Can creditor's garnish my wages when I can barely make ends meet and have 3 children

Asked almost 6 years ago - San Antonio, TX

i have 3rd party collectors sending letters for about $4000 in debt (when i divorced, i was left with all the debt and only my salary to pay it off, and i fell behind and could not pay it on one salary). I live in texas, am poverty level, and make my house payments on time and can barely make it every month (overdraft fees becuase of high utilities), and cannot even afford my $18 in meds! Can they take my salary, which doesn't even cover my barest essentials, or my home? I am a single mom with 3 other dependents, the only wage earner making about $25,000 year gross.

Additional information

...they are out of state and threaten legal action, but i honestly do not have enough money to buy food and gas, let alone pay any extra bills, and have a special needs child that has cost a lot in dr bills this year, and no child support as well.

Attorney answers (3)

  1. Ruben Ernesto Vasquez

    Contributor Level 9

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    Lawyer agrees

    5

    Answered . Dear single mom,

    First of all, allow me to say how very touched I am by your story. unfortunately, too many people find themselves just as you are and debt collectors are simply heartless. The Good news....you don't have to live like this.

    Texas generally does not allow wage garnishment for civil debts unless its a government agency such as the IRS. However, I need to know where the contract, that makes the subject of this collection, was originated. If the contract was signed in a different state, said state law will generally control. If the state law that controls this breach of contract allows wage garnishment, then they can still do wage garnishment even if you live in Texas. If you have lived in Texas all along, then it seems to me that you are protected from any wage garnishment as a result of this breach of contract.

    There are a few things you could do to try to stop these collection efforts. one is to send the debt collection agency a cease and desist letter in which you state that you WILL NOT pay the amount being sought by the agency and for them to cease any further collection efforts of you. This will serve several purposes. One is that they would no longer be able to attempt collection efforts of you without violating federal and perhaps state laws on fair debt collection. The only remedy that the collection agency would have at that point is to file a civil lawsuit against you or nothing at all.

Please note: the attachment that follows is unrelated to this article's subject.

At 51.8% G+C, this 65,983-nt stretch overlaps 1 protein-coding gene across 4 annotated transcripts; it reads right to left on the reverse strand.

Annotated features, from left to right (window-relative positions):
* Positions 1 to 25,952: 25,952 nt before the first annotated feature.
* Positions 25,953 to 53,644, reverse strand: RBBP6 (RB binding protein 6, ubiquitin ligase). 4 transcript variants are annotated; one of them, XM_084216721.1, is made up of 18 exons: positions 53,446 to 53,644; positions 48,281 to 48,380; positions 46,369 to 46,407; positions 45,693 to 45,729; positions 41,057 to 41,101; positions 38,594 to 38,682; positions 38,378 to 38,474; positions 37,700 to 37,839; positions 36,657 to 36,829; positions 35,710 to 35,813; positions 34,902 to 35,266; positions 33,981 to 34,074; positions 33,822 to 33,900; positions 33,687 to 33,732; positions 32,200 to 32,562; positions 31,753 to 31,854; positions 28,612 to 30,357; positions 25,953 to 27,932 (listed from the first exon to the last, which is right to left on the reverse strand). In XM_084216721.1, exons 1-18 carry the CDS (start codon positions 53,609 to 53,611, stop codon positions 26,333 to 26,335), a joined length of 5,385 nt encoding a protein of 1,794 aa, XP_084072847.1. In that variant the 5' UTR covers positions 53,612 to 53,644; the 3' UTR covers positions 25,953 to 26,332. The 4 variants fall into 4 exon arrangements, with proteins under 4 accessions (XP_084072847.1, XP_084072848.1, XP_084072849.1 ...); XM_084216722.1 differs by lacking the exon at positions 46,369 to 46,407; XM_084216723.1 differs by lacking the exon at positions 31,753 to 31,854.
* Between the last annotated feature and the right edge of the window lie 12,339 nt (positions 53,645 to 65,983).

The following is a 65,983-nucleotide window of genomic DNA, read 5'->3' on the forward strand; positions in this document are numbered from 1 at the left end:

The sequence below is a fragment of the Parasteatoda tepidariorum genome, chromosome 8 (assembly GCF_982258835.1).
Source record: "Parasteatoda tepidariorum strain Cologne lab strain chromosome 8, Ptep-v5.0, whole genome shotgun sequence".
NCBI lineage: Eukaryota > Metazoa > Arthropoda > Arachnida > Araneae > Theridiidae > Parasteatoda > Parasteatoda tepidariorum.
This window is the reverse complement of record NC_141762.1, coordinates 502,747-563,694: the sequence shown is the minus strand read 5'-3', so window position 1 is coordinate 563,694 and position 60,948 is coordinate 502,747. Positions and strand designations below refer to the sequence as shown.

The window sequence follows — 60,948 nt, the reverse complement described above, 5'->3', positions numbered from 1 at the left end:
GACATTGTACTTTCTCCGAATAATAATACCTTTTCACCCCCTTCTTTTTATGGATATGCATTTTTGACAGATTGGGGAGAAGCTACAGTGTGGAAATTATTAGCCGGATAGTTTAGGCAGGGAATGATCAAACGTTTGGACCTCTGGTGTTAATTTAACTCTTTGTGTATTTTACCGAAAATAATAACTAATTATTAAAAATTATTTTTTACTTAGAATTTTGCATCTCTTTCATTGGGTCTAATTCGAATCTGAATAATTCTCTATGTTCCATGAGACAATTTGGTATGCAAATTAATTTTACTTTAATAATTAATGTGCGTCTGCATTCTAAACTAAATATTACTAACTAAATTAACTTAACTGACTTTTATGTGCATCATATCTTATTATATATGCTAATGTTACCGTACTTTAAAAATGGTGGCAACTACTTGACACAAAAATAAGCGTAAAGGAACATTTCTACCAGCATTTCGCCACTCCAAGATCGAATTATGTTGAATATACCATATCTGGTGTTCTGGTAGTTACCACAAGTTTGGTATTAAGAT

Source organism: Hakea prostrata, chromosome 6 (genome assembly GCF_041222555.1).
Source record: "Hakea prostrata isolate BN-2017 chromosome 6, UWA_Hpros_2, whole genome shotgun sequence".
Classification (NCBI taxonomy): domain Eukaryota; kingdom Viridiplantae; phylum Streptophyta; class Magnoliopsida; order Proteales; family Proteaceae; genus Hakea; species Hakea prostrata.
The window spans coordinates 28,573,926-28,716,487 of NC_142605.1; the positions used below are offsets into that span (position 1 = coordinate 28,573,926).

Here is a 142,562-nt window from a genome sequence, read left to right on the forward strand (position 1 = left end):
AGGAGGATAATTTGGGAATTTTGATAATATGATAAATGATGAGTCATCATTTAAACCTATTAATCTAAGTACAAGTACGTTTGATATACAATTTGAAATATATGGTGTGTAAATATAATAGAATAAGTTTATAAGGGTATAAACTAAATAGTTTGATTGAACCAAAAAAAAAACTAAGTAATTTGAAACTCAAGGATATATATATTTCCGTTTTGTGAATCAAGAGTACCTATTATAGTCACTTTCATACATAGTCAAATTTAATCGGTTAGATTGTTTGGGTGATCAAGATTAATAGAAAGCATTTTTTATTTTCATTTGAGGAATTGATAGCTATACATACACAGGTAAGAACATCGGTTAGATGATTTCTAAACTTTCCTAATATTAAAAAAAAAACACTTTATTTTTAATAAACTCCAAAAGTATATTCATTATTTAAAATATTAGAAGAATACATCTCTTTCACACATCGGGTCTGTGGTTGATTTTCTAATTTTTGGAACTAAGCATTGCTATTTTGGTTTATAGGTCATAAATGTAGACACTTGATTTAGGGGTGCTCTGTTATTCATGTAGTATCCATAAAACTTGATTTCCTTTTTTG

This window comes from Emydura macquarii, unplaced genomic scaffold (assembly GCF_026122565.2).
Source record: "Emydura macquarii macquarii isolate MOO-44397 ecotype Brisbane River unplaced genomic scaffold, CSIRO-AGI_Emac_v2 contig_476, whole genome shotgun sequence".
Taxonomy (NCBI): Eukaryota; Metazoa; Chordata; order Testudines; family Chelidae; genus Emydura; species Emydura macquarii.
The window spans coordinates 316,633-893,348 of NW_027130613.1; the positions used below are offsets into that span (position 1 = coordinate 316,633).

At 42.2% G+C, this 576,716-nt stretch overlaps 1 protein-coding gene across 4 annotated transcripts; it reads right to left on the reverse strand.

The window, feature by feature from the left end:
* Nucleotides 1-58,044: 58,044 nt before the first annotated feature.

My experience is that such lawsuits, although done, are rare and far between. If such lawsuit is filed, you will receive the lawsuit petition and at that point you can do something to take care of it. For example, you may have an affirmative defense such as that the statute of limitation has run (if you last made a payment on said account 4 yrs ago or more in texas) or if you would find it useful to file Bankruptcy and that would stay the litigation against said lawsuit.

    May God bless you and feel free to write if we can be of any further assistance. Please remember this is for general purposes only as IS NOT intended to be legal advice to you. You must seek your own attorney for specific advice on your situation.

    Ruben E. Vasquez
    Attorney and Counselor at Law
    The Vasquez Law Firm
    Bankruptcy Law